73

conclusion:We're mixed

73

ASUS' Transformer lineup is known for its ability to blend tablet OS computing with a traditional keyboard setup, and the Trio takes that concept one step further, combining Android and Windows into a single tablet -- giving you the flexibility to switch between the two operating systems. But while the idea is nice and it does works to some extent, there are a few snags that might make you want to pass on it.

The design of the Trio is nothing special, looking like many other tablets, but at least phoneArena finds the build "not cheap at all." Unfortunately, its hybrid nature means that PC Pro says it weighs "almost as much as many 11.6in Ultrabooks" when fully docked. Some of this extra weight comes from the 11.6-inch display, which sports a 1920 x 1080 resolution that Expert Reviews calls "excellent." Performance-wise, the Trio holds its own with PC Mag noting it offers "decent performance" in both Android and Windows, but it's "kludgy" if you try to share files between the two operating systems.

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Buy It:

$1499.00

90-Day Price History

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high
$1499
low
$1128

Critic reviews

7.2
7 reviews
  • Speed and features
    6.5
  • Design and form factor
    8.0
  • Battery life
    6.8
  • Display
    8.2
  • Durability
  • Expandability
    8.0
  • Noise
    8.0
  • Portability (size / weight)
    6.3

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User reviews

no user reviews yet
  • Speed and features
  • Design and form factor
  • Battery life
  • Display
  • Durability
  • Expandability
  • Noise
  • Portability (size / weight)
7.0
PC Mag Apr 17, 2014

The Asus Transformer Book Trio is an intriguing concept that weds an Android tablet and a Windows PC, but the ambitious 3-in-1 design falls short.

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10
Digital Versus Apr 4, 2014

Asus pulled it off and fused three products into one unique device that costs the price of an entry-level ultrabook. However, ... it could use an SSD and better intercommunication between the two systems... But for a first attempt, it's a definite win!

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7.0
Computer Shopper Feb 7, 2014

Asus gets a lot right with the design of this Windows and Android convertible laptop/tablet. But it's definitely not cheap at $1,499; the battery life is short; and a few features are underwhelming.

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6.0
PC Pro Mar 28, 2014

We love that Asus is trying to do something new, but, at this price, we'd advise spending a similar amount of cash on an Ultrabook and a separate Android tablet instead.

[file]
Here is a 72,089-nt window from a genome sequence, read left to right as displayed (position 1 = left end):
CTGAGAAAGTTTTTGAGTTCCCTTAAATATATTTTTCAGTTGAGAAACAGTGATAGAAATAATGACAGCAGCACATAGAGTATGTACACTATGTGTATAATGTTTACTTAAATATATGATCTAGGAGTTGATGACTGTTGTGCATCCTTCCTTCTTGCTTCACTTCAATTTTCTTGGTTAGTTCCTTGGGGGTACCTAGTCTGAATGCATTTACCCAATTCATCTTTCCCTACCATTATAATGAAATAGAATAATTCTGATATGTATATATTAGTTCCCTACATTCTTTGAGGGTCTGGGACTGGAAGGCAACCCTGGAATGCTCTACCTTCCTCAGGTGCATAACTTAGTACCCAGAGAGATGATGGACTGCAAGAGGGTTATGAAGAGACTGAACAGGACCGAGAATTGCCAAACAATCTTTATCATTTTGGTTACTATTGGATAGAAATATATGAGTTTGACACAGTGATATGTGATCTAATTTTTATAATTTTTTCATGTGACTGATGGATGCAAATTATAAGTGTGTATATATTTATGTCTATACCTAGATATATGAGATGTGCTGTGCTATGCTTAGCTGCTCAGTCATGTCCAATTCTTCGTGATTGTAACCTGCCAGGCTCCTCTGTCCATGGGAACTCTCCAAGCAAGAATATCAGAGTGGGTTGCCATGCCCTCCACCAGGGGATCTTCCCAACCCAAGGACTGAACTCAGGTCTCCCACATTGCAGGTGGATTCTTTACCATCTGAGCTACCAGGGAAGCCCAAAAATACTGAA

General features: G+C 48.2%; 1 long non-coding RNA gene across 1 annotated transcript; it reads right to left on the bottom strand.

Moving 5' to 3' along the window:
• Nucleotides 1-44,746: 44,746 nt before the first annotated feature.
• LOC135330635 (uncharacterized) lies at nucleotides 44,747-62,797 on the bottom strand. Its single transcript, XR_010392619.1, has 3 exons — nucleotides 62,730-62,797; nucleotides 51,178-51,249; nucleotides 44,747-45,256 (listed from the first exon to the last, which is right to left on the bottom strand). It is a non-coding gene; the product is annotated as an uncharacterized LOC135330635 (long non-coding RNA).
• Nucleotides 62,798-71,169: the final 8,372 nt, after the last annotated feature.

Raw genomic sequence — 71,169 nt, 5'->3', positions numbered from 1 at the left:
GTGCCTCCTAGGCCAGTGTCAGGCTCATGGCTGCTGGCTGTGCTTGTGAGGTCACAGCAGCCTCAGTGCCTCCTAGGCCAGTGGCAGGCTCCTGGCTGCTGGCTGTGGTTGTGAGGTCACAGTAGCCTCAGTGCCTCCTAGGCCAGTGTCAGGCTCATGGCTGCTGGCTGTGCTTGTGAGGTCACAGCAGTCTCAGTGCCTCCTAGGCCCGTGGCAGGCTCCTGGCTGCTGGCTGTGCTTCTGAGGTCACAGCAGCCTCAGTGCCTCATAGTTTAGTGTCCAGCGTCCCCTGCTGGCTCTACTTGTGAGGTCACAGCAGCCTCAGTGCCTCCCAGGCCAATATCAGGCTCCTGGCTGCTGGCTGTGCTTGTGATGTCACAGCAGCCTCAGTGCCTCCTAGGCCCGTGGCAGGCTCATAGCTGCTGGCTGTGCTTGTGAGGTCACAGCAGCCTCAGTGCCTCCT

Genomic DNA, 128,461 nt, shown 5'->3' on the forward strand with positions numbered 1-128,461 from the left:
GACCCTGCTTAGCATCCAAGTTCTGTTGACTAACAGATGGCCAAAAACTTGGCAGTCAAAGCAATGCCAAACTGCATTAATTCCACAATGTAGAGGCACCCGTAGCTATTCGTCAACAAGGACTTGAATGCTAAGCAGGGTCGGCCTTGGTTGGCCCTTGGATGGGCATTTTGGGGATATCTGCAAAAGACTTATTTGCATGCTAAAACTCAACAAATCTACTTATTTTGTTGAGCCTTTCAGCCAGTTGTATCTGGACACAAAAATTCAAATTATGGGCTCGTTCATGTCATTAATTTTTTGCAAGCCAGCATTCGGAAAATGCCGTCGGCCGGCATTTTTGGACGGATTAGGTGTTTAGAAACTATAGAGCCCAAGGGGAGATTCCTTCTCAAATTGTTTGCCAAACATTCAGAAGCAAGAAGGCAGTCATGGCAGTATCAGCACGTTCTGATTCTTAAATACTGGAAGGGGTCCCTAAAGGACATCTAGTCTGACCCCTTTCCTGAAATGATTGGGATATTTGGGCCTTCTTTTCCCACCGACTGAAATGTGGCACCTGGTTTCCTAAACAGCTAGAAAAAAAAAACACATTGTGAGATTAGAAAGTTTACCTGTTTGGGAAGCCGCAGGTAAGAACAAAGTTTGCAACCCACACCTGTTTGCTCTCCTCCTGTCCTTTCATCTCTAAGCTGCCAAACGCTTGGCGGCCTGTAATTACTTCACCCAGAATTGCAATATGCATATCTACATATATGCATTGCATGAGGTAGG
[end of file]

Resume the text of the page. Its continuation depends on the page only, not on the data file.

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6.0
phoneArena Feb 3, 2014

Power users, though, will especially drool over the flexibility of running two operating systems, but sheesh, you can still probably pick up separately an Android tablet and Windows 8.1 laptop for cheaper.

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First Looks

product preview
Engadget Jun 3, 2013

Its 11.6-inch 1080p screen was also decent, at first blush; we had no trouble making out the screen underneath the heavy glare of showfloor lighting. Following a brief play on the keyboard, we noted the keys had the same degree of travel that we've seen on the Transformer docks before.

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product preview
CNET Sep 11, 2013

In person, the Asus Transformer Book Trio is just as impressive as it is on paper. When connected to the dock, it seamlessly switches from Android to Windows 8 with the touch of a button, and responds quickly to swipes and gestures. As a tablet, it's awkwardly long, but shockingly light.

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product preview
Pocket-Lint Jun 3, 2013

The switch between the operating systems is surprisingly simple, with the Android OS being launched automatically when the tablet is detached, and a hot key allowing the user to switch between Windows 8 and Android in notebook mode.

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phoneArena Sep 5, 2013

The Transformer Book Trio display part sports an 11.6" 1080p panel, and is powered by a lowly Intel Atom Z2760 1.6 GHz dual-core processor plus 2 GB of RAM. It will come in 16, 32, or 64 GB capacities. That tablet side of things is running Android 4.2.2, and you can't use it as a Windows slate.

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product preview
TechRadar Nov 1, 2013

The tablet itself runs Android, has 64GB of storage and runs on an Intel Atom processor. Meanwhile, there’s a separate keyboard dock that can add a lot more power, allowing you to perform more demanding tasks.

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product preview
Expert Reviews Jun 3, 2013

The 11.6in Full HD display uses an IPS panel, which creates fantastic viewing angles and bright, vivid colours. The 1,920x1,080 resolution made the Windows desktop look pin-sharp from behind the glass cage Asus had imprisoned the device in.

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